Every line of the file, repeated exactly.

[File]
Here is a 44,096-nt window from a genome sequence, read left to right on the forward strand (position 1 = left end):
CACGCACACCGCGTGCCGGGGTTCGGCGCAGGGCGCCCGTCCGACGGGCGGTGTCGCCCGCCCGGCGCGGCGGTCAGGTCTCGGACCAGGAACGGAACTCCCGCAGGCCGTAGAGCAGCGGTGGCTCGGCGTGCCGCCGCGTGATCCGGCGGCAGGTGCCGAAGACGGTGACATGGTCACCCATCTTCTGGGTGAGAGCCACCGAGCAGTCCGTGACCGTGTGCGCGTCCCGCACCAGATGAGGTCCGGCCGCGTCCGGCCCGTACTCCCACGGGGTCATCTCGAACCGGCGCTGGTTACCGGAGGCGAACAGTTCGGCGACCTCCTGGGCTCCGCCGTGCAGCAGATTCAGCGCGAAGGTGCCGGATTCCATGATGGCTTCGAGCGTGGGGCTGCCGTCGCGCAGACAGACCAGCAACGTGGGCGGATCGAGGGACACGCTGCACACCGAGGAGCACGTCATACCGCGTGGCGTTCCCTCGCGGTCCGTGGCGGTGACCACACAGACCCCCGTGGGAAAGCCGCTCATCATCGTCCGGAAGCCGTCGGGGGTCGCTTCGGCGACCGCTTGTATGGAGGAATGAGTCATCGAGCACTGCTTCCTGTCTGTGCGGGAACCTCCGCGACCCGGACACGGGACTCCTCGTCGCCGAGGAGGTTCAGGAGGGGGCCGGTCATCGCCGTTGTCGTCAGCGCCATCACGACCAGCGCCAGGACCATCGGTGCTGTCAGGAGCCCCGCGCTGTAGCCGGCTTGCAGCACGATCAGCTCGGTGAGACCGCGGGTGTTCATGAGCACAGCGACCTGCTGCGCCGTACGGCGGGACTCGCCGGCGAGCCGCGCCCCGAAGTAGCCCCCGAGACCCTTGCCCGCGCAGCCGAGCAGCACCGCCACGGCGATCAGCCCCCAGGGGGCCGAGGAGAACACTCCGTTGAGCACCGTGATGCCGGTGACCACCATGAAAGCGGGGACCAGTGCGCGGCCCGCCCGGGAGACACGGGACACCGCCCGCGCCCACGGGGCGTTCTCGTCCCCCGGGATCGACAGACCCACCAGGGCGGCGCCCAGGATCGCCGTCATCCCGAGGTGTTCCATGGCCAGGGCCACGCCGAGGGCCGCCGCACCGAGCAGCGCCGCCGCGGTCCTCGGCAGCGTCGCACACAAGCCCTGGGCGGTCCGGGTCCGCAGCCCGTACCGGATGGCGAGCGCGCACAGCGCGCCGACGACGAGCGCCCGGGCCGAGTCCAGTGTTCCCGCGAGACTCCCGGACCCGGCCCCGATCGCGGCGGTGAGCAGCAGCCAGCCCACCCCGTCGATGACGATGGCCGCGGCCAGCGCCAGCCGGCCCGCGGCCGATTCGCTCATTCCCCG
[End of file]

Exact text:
Here is a 44,096-nt window from a genome sequence, read left to right on the forward strand (position 1 = left end):
CACGCACACCGCGTGCCGGGGTTCGGCGCAGGGCGCCCGTCCGACGGGCGGTGTCGCCCGCCCGGCGCGGCGGTCAGGTCTCGGACCAGGAACGGAACTCCCGCAGGCCGTAGAGCAGCGGTGGCTCGGCGTGCCGCCGCGTGATCCGGCGGCAGGTGCCGAAGACGGTGACATGGTCACCCATCTTCTGGGTGAGAGCCACCGAGCAGTCCGTGACCGTGTGCGCGTCCCGCACCAGATGAGGTCCGGCCGCGTCCGGCCCGTACTCCCACGGGGTCATCTCGAACCGGCGCTGGTTACCGGAGGCGAACAGTTCGGCGACCTCCTGGGCTCCGCCGTGCAGCAGATTCAGCGCGAAGGTGCCGGATTCCATGATGGCTTCGAGCGTGGGGCTGCCGTCGCGCAGACAGACCAGCAACGTGGGCGGATCGAGGGACACGCTGCACACCGAGGAGCACGTCATACCGCGTGGCGTTCCCTCGCGGTCCGTGGCGGTGACCACACAGACCCCCGTGGGAAAGCCGCTCATCATCGTCCGGAAGCCGTCGGGGGTCGCTTCGGCGACCGCTTGTATGGAGGAATGAGTCATCGAGCACTGCTTCCTGTCTGTGCGGGAACCTCCGCGACCCGGACACGGGACTCCTCGTCGCCGAGGAGGTTCAGGAGGGGGCCGGTCATCGCCGTTGTCGTCAGCGCCATCACGACCAGCGCCAGGACCATCGGTGCTGTCAGGAGCCCCGCGCTGTAGCCGGCTTGCAGCACGATCAGCTCGGTGAGACCGCGGGTGTTCATGAGCACAGCGACCTGCTGCGCCGTACGGCGGGACTCGCCGGCGAGCCGCGCCCCGAAGTAGCCCCCGAGACCCTTGCCCGCGCAGCCGAGCAGCACCGCCACGGCGATCAGCCCCCAGGGGGCCGAGGAGAACACTCCGTTGAGCACCGTGATGCCGGTGACCACCATGAAAGCGGGGACCAGTGCGCGGCCCGCCCGGGAGACACGGGACACCGCCCGCGCCCACGGGGCGTTCTCGTCCCCCGGGATCGACAGACCCACCAGGGCGGCGCCCAGGATCGCCGTCATCCCGAGGTGTTCCATGGCCAGGGCCACGCCGAGGGCCGCCGCACCGAGCAGCGCCGCCGCGGTCCTCGGCAGCGTCGCACACAAGCCCTGGGCGGTCCGGGTCCGCAGCCCGTACCGGATGGCGAGCGCGCACAGCGCGCCGACGACGAGCGCCCGGGCCGAGTCCAGTGTTCCCGCGAGACTCCCGGACCCGGCCCCGATCGCGGCGGTGAGCAGCAGCCAGCCCACCCCGTCGATGACGATGGCCGCGGCCAGCGCCAGCCGGCCCGCGGCCGATTCGCTCATTCCCCG